Stoma Site Complications: Steps to Successful Outcomes
Tuesday, September 1, 2015
by: Ferris Mfg. Corp.

Section: Corporate Partners

Sponsored by

Ferris Mfg. Corp.

  • 1 million people in North America have an ostomy2
  • Up to 80% experience peristomal complications2
  • Majority are urostomy and ileostomy patients2

The skin around the stoma* is called the peristomal skin and should be intact and free of injury. Some common peristomal complications that patients may experience are: mechanical injury, moisture-associated skin damage, fungal infection and allergic contact dermatitis. Complications can cause pain, burning, ulcerations, skin loss, maceration and may prevent the appliance from adhering, leading to more frequent pouch changes and further peristomal complication.1

Complications on peristomal skin may occur because of an inadequate pouching system, inappropriate use of a product, not changing the appliance when needed or if the patient has sensitivity to a product or products. Peristomal complications not only affect the quality of life of your patient but increase the number of nursing visits, time and cost associated with the patient with a peristomal complication.1

Successful Outcomes with PolyMem®:

  1. PolyMem Silver® effectively helps to heal fungus around the stoma site and reduces the problem of burning and pain associated with fungal infections.4
  2. PolyMem helps reduce inflammation, pain and swelling associated with tissue damage.3,4
  3. The absorbency of PolyMem helps reduce maceration and absorb fluid. 3,4
  4. PolyMem helps heal ulcerations and tissue damage that occurs from peristomal complications by helping to maintain the pouch seal. 3,4
  5. PolyMem can be used prophylactically to prevent reoccurrence of peristomal complications, such as pyoderma gangrenosum, and strengthen scar tissue. 3,4
  6. Fewer pouch changes allow patients to experience an improved quality of life.3,4
  7. PolyMem helps reduce costs associated with the management of peristomal complications. The costs associated are the increased use of pouches, supplies and time.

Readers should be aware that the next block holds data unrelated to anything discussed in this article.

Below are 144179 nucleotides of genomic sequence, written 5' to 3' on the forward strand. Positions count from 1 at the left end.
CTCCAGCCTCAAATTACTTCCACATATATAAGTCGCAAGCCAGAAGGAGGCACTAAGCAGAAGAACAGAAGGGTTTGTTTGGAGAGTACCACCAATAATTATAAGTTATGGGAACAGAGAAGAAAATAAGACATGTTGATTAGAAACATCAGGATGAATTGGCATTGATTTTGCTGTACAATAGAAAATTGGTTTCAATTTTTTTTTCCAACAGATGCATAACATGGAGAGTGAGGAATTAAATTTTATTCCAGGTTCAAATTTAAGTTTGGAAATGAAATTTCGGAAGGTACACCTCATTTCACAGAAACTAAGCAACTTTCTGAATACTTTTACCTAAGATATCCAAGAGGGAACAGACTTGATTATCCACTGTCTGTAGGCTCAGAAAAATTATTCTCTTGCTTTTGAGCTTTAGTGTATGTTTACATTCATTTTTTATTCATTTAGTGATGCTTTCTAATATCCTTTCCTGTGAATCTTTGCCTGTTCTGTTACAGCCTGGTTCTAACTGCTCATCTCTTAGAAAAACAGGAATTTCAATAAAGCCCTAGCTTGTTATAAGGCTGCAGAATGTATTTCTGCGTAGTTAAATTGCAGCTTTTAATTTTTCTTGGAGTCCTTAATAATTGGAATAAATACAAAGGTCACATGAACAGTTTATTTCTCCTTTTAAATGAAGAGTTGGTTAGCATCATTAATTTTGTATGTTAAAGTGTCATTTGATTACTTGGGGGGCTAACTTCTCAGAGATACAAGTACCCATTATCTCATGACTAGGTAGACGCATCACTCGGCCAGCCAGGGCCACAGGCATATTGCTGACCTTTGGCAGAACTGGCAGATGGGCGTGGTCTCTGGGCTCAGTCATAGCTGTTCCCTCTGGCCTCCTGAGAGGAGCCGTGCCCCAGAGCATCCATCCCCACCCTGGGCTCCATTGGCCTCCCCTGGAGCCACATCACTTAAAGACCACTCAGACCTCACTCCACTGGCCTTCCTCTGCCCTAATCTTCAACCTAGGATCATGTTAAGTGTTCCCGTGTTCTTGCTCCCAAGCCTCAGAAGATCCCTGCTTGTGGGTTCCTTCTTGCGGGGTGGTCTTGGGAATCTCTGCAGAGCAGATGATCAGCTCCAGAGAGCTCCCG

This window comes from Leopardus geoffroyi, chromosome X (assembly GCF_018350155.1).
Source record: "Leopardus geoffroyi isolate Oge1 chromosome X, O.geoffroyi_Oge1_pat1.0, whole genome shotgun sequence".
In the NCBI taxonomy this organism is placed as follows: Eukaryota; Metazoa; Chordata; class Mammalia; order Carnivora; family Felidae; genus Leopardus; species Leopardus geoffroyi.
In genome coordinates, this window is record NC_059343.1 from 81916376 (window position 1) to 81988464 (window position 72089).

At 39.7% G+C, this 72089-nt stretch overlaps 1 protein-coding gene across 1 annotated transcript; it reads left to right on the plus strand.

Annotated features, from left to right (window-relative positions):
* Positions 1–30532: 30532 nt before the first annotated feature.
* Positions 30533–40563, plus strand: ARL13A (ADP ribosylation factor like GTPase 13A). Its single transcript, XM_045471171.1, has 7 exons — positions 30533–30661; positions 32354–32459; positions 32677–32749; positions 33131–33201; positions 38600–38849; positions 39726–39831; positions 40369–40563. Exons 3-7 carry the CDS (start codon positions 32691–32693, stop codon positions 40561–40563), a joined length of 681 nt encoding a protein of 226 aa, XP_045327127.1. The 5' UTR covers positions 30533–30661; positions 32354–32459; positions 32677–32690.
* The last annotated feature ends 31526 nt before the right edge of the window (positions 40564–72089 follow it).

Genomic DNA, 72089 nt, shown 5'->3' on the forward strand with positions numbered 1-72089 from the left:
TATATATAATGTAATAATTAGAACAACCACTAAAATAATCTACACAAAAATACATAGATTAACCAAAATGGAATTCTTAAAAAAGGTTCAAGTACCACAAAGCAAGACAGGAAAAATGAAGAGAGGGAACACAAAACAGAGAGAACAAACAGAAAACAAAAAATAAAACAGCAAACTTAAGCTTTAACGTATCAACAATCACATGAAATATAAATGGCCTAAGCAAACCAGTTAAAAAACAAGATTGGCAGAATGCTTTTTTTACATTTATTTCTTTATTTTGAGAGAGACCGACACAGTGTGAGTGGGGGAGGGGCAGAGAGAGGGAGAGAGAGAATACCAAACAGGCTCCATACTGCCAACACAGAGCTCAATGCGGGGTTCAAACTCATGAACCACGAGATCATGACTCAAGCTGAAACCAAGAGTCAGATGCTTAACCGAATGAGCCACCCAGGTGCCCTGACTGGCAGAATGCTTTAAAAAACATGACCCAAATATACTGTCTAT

Please review the comparison chart from the case study: Positive outcomes caring for peristomal skin complications by Nicole Pettavino. Comparison of pouch changes was made with prior wound management before PolyMem and with PolyMem. Patients and their caregivers were able to do their own pouch changes with PolyMem and PolyMem was easy to use.3,4

PolyMem is an effective wound dressing to provide optimal healing to help manage peristomal complications, prevent further complications, heal peristomal complications and provide cost savings. Click here to see Nicole's poster.

References and Definition used in "Peristomal Complications - Steps to Successful Outcomes"

*Definition: A stoma is a surgically created opening in the gastrointestinal tract or in the urinary system and the word stoma comes from the Greek word for mouth.¹ Stoma construction helps to divert stool or urine to treat disease, repair or minimize effects of trauma and save lives. ¹ For example, an ileostomy is a fecal diversion from the small intestine, the ileum.


  1. Carmel JE, Colwell JC, Goldbery MT eds. Wound Ostomy and Continence Nurses Society® Core curriculum. Ostomy management. Philadelphia, PA: Walters Kluwer; 2016.
  2. Curtin C. The ostomy tool guide: Prevent & Manage Ostomy Peristomal Complications. Presentation at WOW conference September 11-13, 2015. Las Vegas, Nevada.
  3. Jacob N. Long-stalled pressure ulcer at ostomy site closes quickly using thin cleansing absorbent dressings. Poster presented at the 23rd Annual Clinical Symposium on Advances in Skin & Wound Care. Poster #28, October 26-30, 2008. Las Vegas, Nevada.
  4. Pettavino N. Positive outcomes caring for peristomal skin complications. Poster presented at the Wound Ostomy and Continence Nurses Society (WOCN). Poster #6154, June 9-13, 2013. Charlotte, NC.
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